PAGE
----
I bike Detroit

A few weeks ago I went on the Colin Hubbell Memorial bike ride through the city of Detroit. It was a beautiful day (those clouds cleared up) and a whole bunch of people gathered at Belle Isle to ride. We rode along the riverside, which is beautifully redone and expanding. We rode the Dequindre Cut, which is an outstanding paved bike trail and has the potential to be even greater. Then we rode north and south, through Midtown by Wayne State, to the New Center and then back south and along the river and back to Belle Isle. For a ride through a city, it was really peaceful.

The New York Times had an op-ed about Detroit becoming the next big biking city. I chuckled at first, but after remembering my ride and paying more attention to all my pedaling people during the work week, I think I buy it. I'm trying to figure out if I'm just being a sappy optimist, grasping at anything that can ease the regular burden of bad news around these parts. The other option is finding a way to combine two things very near and dear to me: Detroit and biking.

These paragraphs in the op-ed particularly caught my eye and roused my imagination:
"With the legendarily affordable real estate and without needing to pay for car payments, gas or insurance, bicyclists could rebuild Detroit into a model of a two-wheeled economy. They could pass laws promoting bikes over cars and designate entire avenues motor-free zones, which, given the state of many of them now, wouldn’t be so much of a stretch.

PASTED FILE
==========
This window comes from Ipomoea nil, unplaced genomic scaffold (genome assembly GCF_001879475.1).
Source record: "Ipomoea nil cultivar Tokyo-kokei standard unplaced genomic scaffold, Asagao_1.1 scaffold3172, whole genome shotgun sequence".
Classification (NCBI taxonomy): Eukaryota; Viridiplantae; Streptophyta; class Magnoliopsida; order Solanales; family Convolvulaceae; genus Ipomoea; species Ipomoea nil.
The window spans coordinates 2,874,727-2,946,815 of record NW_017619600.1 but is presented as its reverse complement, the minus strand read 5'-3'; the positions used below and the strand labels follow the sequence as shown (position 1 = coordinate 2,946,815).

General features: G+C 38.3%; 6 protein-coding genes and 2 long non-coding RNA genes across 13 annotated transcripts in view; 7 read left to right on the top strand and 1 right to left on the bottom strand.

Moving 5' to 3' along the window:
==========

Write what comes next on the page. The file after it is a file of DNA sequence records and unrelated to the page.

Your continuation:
Maybe it sounds far-fetched, but then again maybe it’s just destiny. Look at a map and you’ll see that Detroit is designed in the shape of a wheel, with streets emanating like spokes from the downtown hub. It looks like a premonition, a city uniquely designed to alter transportation forever."
Is this really something to believe in and explore? Could it be true that Detroit could transform its mode of transportation with the bike like it transformed the world with the car?

And could this new mode of movement in Detroit help with maybe moving Michigan a little lower on the fatty list (we're #9). It could motivate people to be more active and have a better chance at preventing heart disease and diabetes. Fewer cars would equal less pollution. There's a lot of potential here to make huge moves as a community. Grassroots, son. Grassroots.

Read the NYT's op-ed: Bike Among the Ruins


Some links for your Detroit biking pleasure:

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